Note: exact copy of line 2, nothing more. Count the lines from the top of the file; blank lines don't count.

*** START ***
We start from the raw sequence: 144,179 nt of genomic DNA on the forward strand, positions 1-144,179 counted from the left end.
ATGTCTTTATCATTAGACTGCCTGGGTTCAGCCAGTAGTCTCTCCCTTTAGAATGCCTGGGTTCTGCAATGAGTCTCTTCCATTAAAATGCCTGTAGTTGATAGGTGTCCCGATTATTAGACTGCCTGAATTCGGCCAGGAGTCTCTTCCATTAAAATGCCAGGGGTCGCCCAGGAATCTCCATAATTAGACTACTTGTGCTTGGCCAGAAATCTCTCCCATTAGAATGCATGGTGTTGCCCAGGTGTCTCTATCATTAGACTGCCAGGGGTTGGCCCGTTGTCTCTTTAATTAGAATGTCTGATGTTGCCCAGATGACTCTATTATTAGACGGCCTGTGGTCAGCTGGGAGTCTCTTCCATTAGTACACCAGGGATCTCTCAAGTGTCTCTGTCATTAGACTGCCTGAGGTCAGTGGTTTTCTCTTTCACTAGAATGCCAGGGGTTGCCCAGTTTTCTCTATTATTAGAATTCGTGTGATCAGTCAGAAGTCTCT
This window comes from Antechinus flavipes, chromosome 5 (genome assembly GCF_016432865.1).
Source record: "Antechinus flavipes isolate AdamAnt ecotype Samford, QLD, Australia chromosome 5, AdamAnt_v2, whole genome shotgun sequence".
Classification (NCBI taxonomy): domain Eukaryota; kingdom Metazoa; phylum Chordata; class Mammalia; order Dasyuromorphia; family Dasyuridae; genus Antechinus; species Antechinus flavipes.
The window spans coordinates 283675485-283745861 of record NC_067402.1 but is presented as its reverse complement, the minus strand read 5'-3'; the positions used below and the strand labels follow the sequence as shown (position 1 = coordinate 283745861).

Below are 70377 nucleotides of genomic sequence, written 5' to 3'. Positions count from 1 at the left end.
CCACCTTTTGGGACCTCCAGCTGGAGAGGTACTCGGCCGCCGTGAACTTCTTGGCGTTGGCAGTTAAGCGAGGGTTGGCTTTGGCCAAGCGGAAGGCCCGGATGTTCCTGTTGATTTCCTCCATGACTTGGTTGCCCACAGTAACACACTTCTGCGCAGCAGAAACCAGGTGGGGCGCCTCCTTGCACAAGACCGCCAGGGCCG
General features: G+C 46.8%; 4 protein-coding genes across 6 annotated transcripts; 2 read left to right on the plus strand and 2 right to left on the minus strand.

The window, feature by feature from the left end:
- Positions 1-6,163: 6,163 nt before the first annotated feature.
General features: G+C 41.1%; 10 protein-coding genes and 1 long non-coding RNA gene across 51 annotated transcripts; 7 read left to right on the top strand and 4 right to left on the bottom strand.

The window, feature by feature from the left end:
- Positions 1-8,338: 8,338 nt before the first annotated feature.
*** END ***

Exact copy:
ATGTCTTTATCATTAGACTGCCTGGGTTCAGCCAGTAGTCTCTCCCTTTAGAATGCCTGGGTTCTGCAATGAGTCTCTTCCATTAAAATGCCTGTAGTTGATAGGTGTCCCGATTATTAGACTGCCTGAATTCGGCCAGGAGTCTCTTCCATTAAAATGCCAGGGGTCGCCCAGGAATCTCCATAATTAGACTACTTGTGCTTGGCCAGAAATCTCTCCCATTAGAATGCATGGTGTTGCCCAGGTGTCTCTATCATTAGACTGCCAGGGGTTGGCCCGTTGTCTCTTTAATTAGAATGTCTGATGTTGCCCAGATGACTCTATTATTAGACGGCCTGTGGTCAGCTGGGAGTCTCTTCCATTAGTACACCAGGGATCTCTCAAGTGTCTCTGTCATTAGACTGCCTGAGGTCAGTGGTTTTCTCTTTCACTAGAATGCCAGGGGTTGCCCAGTTTTCTCTATTATTAGAATTCGTGTGATCAGTCAGAAGTCTCT